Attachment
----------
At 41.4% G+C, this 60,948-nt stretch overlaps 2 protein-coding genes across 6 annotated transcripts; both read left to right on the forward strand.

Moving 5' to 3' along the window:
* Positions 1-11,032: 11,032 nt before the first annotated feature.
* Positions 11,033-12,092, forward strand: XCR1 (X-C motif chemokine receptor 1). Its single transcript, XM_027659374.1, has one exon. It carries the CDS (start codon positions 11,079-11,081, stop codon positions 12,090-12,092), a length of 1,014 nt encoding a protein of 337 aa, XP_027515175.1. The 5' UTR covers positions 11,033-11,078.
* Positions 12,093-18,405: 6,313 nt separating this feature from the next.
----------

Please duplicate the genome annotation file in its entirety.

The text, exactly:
At 41.4% G+C, this 60,948-nt stretch overlaps 2 protein-coding genes across 6 annotated transcripts; both read left to right on the forward strand.

Moving 5' to 3' along the window:
* Positions 1-11,032: 11,032 nt before the first annotated feature.
* Positions 11,033-12,092, forward strand: XCR1 (X-C motif chemokine receptor 1). Its single transcript, XM_027659374.1, has one exon. It carries the CDS (start codon positions 11,079-11,081, stop codon positions 12,090-12,092), a length of 1,014 nt encoding a protein of 337 aa, XP_027515175.1. The 5' UTR covers positions 11,033-11,078.
* Positions 12,093-18,405: 6,313 nt separating this feature from the next.